Get ready: Starbucks coming to Italy

Get ready: Starbucks coming to Italy

In this image taken on Monday, a view of the old headquarters of Poste italiane SpA during renovation works to host the Starbucks cafeteria in Milan. (AP photo)
In this image taken on Monday, a view of the old headquarters of Poste italiane SpA during renovation works to host the Starbucks cafeteria in Milan. (AP photo)

Milan/London: Starbucks Corp, setting up shop in Italy for the first time, will open a Roastery location in Milan next year, turning to its upscale brand to gain a foothold in the country that birthed espresso.

The 2,370-square-metre retail space will open in a historic post office building in the city's centre in late 2018, about a year later than Starbucks had planned to enter the Italian market.

The store in Piazza Cordusio will feature premium, small-batch coffees as well as products from Italian artisan baker Rocco Princi, the exclusive food provider for all new Roastery locations globally. It will also serve alcohol.

"Coming to Italy -- strategically, it's not the biggest market in the world," chief executive Howard Schultz said in an interview with Bloomberg Television's Francine Lacqua at a Princi bakery in Milan.

"But it's the most important market for me personally and for the company. Why? Because the Italians mastered coffee way before Starbucks."

After the Milan venue opens, Starbucks Italian licensee and business partner, Percassi, will open a small number of other stores in the city during the balance of 2018.

The company also plans to expand to other locations in Italy.

When asked about how many stores are planned for Italy, Schultz said in a separate briefing with reporters: "Our history has been 10 to 12 stores in the first year, and I think that's a safe number."

In 1983, Schultz travelled to Milan and Verona and became so enthralled with the country's espresso bars that he decided to build a coffee-shop chain.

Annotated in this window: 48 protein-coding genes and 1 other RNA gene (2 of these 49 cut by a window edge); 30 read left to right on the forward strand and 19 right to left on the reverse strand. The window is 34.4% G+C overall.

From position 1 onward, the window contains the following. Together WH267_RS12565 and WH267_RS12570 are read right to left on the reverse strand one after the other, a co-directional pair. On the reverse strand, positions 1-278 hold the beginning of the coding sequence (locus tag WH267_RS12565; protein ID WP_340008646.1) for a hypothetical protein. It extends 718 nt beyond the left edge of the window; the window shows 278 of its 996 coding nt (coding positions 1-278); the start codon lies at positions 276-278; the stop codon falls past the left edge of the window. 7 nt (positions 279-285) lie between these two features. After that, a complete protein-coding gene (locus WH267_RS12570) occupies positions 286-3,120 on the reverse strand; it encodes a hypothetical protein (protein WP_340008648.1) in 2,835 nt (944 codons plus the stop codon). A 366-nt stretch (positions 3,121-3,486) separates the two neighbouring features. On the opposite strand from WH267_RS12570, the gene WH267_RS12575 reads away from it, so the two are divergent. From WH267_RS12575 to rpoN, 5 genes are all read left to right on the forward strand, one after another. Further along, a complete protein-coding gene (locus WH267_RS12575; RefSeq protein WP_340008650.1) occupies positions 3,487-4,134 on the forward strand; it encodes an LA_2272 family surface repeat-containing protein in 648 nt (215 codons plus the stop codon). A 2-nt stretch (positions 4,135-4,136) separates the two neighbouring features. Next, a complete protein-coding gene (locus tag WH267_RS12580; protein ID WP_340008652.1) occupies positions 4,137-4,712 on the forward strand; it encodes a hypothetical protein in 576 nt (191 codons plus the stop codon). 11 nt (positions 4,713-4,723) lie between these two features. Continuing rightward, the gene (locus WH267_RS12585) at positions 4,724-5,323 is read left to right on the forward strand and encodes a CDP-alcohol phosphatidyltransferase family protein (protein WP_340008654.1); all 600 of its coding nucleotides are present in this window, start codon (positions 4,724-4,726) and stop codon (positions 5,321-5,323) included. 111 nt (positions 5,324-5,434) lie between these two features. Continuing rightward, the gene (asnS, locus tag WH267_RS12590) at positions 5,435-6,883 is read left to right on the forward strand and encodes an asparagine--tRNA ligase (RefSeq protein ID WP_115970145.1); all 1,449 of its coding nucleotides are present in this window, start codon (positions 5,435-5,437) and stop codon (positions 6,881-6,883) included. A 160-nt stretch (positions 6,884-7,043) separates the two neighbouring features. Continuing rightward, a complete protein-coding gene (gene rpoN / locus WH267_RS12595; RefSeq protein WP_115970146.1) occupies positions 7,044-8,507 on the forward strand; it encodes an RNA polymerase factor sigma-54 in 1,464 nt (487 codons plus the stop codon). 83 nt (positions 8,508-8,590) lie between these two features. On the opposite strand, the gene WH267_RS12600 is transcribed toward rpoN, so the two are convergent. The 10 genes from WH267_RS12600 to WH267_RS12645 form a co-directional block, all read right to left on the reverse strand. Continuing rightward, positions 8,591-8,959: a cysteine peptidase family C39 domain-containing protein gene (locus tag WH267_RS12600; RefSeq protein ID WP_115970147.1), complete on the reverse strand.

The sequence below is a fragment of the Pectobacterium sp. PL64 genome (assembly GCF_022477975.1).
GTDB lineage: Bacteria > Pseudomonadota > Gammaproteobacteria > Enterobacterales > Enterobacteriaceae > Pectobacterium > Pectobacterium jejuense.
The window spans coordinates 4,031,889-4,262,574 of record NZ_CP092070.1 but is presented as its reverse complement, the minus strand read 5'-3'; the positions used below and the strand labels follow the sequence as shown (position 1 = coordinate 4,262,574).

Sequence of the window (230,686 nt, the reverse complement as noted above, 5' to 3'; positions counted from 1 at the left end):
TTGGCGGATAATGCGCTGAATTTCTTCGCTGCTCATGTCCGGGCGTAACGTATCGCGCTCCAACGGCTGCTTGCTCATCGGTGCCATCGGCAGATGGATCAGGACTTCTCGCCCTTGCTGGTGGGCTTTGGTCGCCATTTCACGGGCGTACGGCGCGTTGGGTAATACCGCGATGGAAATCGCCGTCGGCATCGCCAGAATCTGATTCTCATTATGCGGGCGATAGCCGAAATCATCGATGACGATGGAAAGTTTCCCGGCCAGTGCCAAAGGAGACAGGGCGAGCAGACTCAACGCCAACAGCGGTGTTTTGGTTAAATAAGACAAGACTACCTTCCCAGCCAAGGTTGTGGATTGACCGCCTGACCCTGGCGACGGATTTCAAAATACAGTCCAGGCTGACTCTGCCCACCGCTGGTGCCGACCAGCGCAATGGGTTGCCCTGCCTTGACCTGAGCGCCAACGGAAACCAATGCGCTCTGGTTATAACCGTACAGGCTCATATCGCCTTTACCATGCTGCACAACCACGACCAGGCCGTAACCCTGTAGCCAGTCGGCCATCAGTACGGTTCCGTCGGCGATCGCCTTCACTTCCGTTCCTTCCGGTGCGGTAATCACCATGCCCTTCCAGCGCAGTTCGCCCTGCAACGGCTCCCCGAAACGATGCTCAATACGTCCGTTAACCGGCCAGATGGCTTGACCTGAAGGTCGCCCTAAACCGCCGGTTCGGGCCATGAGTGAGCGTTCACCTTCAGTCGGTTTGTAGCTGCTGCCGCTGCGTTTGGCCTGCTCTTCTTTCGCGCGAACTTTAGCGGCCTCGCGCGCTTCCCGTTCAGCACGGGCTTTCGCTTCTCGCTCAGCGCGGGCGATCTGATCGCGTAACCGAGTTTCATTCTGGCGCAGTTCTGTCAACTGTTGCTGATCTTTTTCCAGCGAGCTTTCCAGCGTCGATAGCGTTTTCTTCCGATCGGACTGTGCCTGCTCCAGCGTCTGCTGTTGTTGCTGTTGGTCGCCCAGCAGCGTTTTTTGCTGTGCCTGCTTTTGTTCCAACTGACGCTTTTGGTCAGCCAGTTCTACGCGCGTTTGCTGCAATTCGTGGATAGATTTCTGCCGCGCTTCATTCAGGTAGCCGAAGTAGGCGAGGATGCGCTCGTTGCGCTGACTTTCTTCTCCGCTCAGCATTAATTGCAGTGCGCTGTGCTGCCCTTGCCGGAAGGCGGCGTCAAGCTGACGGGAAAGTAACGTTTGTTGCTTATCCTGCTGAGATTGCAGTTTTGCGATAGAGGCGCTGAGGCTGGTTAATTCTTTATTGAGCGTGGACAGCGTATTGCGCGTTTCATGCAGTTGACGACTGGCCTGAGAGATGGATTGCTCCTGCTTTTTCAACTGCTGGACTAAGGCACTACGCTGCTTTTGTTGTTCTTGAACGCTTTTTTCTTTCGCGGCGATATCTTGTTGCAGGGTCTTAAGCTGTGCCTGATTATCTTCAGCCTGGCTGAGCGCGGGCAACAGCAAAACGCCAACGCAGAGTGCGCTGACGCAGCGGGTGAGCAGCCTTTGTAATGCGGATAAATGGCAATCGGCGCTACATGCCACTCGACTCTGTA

Starbucks said last year that it originally planned to open its first Italian outlet in 2017.

"It took us some time to find it, but once I walked through the building, I knew it would be the perfect location," Schultz said.

Schultz, who is stepping down as CEO in April, plans to focus on building out the Roastery chain -- which are bigger Starbucks that offer higher-end coffee and let customers sample the goods at tasting stations.

The executive also is developing the company's new Reserve brand, which includes coffee, cafes and Roastery locations. Chief operating officer Kevin Johnson, meanwhile, will take over the CEO job.

Starbucks opened its first Roastery in Seattle in 2014. That location "has been labelled the Willy Wonka of coffee, and we're going to take that and put it on steroids for the Italian experience," Schultz said.

The Milan location will be the first Starbucks Roastery in Europe, the Middle East or Africa, and the fifth globally. In addition to spotlighting the company's premium coffees, the Roastery stores can serve as a testing place for new products and ideas.

Starbucks said at its recent investor day that it planned to open 20 to 30 Roastery locations around the world.

Espresso bars have long been at the center of community life for most Italians, who make it a daily ritual to sip -- usually standing up -- a short shot of espresso or a cappuccino as they discuss topics from politics to soccer.

Schultz, who took his inspiration from this culture, has opened stores in more than 70 countries over more than three decades before circling back to Italy.

Still, when Starbucks opens its Milan location next year it will face smaller challengers, such as Italian coffeemaker Illy, which have already drawn consumers away from local espresso bars.

"We're not coming to Italy to teach the Italians how to make coffee," Schultz said. "We're coming to Italy to be a respectful servant of what the coffee culture has been and earn their respect along the way."

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